Matthew North waited ten years to heal from the devastating wounds inflicted by the man who abducted and abused him as a child. Living reclusively on a tropical island—with no company but his four cats—he merely avoids the lingering pain.
Wearing twisted ropes of mutilated skin on his back, Matt struggles with a profound hindrance—the scars that deaden his soul. However, on the night he meets lively Vedie Wilson, a local restaurant busboy who expresses his gender by wearing lipgloss and eyeliner along with his three-day beard, things change.
Gradually, Vedie and Mateo unite in friendship. Through a series of awkward encounters, the pair learns each other’s secrets. Vedie learns that an angelic face can front for a scarred soul. Matthew learns that the line between one’s masculine and feminine sides is blurred. Can they embrace the painful stories behind each other’s scars if they’re to find everlasting love? Or will surrendered love come to be yet another blemish on their souls?
When he came to my table, he’d asked, “Yo, what you drinkin’, man?” I guess I must have looked at him cross-eyed because I didn’t recognize him as a regular worker at The Only Tiki Hut on Placida Island. And I should know; I’ve eaten dinner here several nights a week for the past decade. He got right on my case. “What’s your friggin’ problem? I asked you real nice, seein’ as it’s my job and shit!” It was as if he’d read my mind when he sized up my expression, which made me shiver because nobody knows what I’m thinking, and I like it that way. “Just water,” I’d told him and then I stared out over the beach, craning my neck like I was watching for somebody even though there’s never been anybody for me to watch for.
He hadn’t liked being ignored, so he’d started to play the smart-ass, a part that he’s very good at. “Sorry, big dawg, the lady’s a no-show. You gonna have to fill your bed with somebody new tonight, looks like.” He actually waggled his eyebrows.
“Guess today’s not my lucky day, because I’m planning to sleep alone,” I told him and meant it.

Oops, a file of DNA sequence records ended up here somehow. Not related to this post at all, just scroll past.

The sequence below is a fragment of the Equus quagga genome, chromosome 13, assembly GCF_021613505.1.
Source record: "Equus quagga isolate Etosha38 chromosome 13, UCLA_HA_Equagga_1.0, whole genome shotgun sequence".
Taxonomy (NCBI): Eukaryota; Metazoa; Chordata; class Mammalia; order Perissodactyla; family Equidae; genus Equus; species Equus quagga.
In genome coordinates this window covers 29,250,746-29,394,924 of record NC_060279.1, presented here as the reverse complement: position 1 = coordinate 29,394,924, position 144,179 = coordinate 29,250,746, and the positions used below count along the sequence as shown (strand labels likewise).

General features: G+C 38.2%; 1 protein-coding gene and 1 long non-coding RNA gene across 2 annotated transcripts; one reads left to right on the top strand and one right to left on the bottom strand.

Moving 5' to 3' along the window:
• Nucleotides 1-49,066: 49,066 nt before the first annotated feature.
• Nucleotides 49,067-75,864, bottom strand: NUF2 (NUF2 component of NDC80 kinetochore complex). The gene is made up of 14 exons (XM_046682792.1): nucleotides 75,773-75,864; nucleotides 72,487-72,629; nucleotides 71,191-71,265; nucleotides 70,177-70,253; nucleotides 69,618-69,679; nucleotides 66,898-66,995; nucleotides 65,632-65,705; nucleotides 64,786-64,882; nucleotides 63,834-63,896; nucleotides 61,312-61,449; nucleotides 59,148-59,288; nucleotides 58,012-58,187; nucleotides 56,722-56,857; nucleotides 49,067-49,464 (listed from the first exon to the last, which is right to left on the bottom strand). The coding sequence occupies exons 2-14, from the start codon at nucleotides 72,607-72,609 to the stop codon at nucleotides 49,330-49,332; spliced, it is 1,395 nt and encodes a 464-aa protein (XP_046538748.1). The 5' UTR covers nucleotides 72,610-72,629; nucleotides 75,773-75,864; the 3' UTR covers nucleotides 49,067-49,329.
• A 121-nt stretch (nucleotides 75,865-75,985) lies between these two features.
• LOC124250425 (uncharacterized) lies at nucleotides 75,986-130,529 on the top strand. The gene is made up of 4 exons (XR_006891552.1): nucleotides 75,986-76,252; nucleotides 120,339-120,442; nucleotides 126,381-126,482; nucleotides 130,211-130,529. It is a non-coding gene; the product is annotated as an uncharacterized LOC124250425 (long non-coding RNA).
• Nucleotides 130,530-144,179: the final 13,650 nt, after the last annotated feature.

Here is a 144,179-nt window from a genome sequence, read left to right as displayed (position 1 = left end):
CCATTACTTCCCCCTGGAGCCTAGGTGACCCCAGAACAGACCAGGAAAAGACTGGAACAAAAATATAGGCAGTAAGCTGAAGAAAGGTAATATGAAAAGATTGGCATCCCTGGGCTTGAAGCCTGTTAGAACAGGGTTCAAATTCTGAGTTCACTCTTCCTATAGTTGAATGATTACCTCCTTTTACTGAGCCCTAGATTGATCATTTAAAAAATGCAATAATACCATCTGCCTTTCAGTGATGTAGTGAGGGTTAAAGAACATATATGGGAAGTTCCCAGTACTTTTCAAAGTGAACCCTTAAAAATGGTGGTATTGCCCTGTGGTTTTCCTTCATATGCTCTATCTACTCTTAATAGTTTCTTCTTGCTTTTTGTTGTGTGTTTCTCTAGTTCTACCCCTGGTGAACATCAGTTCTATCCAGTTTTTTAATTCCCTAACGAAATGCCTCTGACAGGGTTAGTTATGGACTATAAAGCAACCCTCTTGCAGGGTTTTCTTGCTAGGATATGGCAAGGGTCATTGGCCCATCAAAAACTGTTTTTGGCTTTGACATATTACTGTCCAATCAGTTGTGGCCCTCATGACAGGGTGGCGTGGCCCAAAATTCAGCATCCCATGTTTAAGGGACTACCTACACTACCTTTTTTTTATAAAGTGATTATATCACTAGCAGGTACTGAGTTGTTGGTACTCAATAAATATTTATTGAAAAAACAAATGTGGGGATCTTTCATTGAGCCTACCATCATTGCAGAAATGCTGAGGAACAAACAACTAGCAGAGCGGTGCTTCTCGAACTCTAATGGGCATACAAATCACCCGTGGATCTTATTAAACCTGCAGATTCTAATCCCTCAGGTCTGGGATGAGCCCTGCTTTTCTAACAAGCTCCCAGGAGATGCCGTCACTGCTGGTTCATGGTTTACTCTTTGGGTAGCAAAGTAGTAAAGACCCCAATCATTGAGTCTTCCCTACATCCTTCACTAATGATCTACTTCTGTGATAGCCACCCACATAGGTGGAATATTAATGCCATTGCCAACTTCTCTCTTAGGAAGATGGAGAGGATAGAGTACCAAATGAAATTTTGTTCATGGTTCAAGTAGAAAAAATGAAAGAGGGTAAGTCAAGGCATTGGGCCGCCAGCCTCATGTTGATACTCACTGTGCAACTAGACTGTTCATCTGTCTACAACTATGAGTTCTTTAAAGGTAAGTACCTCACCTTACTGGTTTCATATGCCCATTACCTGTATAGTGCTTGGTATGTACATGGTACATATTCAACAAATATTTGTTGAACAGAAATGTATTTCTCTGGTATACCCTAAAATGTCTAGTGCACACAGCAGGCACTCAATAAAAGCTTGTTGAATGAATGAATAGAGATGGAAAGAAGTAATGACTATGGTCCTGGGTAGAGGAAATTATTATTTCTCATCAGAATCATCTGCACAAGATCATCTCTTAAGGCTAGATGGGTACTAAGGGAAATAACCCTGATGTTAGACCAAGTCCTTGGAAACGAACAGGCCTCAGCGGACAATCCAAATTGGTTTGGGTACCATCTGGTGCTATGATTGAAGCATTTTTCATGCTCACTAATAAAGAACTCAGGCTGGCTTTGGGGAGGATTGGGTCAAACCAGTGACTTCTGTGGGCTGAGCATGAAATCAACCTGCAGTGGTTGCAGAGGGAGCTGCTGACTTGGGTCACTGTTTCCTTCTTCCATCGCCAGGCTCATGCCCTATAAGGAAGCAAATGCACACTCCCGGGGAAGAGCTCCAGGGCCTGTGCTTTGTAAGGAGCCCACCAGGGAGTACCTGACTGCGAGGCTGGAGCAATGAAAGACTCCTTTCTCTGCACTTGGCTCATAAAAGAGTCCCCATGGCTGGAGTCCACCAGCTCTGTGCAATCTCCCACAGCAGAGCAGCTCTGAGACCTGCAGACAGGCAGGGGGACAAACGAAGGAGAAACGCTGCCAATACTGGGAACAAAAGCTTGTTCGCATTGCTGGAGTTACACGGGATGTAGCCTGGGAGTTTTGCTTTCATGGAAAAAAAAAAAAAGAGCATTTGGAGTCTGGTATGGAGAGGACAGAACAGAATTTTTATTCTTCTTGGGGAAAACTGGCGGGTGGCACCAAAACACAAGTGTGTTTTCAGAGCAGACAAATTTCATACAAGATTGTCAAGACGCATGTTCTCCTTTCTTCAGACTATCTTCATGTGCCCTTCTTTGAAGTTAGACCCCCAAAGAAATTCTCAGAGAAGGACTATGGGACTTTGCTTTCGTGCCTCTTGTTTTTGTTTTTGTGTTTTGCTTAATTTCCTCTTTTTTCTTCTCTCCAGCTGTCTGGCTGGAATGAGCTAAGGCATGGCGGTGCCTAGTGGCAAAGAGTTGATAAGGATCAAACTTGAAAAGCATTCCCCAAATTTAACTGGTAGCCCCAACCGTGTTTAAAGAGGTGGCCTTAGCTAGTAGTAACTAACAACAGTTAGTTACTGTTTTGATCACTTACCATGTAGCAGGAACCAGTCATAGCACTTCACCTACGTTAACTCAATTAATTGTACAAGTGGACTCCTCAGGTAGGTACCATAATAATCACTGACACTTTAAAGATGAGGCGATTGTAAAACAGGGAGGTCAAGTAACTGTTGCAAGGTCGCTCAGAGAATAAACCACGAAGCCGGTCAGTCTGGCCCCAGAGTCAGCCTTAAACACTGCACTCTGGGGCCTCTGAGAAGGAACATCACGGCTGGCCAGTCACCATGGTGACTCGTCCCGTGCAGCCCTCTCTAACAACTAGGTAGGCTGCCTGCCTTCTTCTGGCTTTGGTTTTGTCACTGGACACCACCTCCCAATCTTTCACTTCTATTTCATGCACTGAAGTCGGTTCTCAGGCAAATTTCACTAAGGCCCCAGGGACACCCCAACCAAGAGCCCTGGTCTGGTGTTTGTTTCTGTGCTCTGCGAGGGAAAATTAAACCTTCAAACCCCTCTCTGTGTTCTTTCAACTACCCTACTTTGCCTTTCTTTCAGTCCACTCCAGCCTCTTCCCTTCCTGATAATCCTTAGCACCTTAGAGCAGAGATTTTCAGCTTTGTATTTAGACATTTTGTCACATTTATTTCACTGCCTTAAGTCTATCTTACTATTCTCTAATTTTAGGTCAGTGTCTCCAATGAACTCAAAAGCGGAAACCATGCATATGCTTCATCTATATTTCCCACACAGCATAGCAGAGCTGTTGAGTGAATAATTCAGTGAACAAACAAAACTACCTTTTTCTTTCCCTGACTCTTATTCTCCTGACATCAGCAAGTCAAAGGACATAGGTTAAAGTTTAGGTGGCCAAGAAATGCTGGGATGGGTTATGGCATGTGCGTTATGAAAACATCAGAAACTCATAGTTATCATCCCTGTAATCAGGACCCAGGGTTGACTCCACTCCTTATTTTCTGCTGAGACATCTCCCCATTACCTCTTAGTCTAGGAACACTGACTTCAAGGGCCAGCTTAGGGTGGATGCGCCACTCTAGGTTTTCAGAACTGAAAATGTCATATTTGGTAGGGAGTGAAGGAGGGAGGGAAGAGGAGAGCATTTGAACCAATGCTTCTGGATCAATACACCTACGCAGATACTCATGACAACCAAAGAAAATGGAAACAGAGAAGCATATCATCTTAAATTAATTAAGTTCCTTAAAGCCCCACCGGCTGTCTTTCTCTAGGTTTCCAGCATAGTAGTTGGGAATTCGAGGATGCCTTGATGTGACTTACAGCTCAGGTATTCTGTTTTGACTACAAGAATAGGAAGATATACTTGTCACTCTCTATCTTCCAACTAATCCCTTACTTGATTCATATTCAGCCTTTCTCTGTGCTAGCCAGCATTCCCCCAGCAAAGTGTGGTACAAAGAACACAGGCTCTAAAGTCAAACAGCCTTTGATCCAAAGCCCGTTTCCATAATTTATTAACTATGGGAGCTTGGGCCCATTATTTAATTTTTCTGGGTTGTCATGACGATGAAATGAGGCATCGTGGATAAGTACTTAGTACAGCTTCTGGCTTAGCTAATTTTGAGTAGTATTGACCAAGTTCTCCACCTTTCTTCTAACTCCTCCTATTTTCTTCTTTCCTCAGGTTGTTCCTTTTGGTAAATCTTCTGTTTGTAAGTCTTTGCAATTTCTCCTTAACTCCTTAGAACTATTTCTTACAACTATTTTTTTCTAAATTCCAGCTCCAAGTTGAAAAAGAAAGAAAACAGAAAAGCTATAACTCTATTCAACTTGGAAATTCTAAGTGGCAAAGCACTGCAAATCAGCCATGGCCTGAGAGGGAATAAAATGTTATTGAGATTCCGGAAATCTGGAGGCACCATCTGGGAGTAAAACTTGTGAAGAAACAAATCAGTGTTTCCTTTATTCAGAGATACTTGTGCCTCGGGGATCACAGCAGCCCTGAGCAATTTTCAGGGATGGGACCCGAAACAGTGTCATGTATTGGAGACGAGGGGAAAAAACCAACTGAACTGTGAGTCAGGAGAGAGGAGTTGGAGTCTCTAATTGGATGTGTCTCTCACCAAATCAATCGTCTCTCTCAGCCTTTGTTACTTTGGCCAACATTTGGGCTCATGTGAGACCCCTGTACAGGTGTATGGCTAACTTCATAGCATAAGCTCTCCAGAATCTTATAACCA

“It can be your lucky day if you play your cards right, my man.” He let go of the tray with one hand, dropped his palm onto my shoulder, and squeezed. “You ain’t gotta be lonely tonight if you don’t—what the fuck, man!”
I’d already jumped to my feet and practically stomped on the guy. “Hands off, asshole.”
“I get it, big dawg, so chill.” The kid pulled back his hand and released a long sigh, like he knew he’d broken one of his own rules by grabbing me. “I’ll get my dumbass hand offa your badass shoulder, if you sit your ass back down on that chair.” And after another sigh, he said, “Not gonna push the issue, man. Just offerin’ you some company on a long, hot, lonely night.”
Mia focuses her stories on the emotional growth of troubled young people and their relationships. She has a great affinity for the tortured hero. There is, at minimum, one of these in each book. As a teen, Mia filled spiral-bound notebooks with tales of said tortured heroes (most of whom happened to strongly resemble lead vocalists of 1980s big-hair bands) and stuffed them under her mattress for safekeeping. She is thankful to CoolDudes Publishing, Dreamspinner Press, Harmony Ink Press, and Evernight Publishing for providing her with alternate places to stash her stories. A social liberal, Mia cheers for each and every victory made in the name of human rights. Her only major regret: never having taken typing or computer class in school, destining her to a life consumed with two-fingered pecking and constant prayer to the Gods of Technology.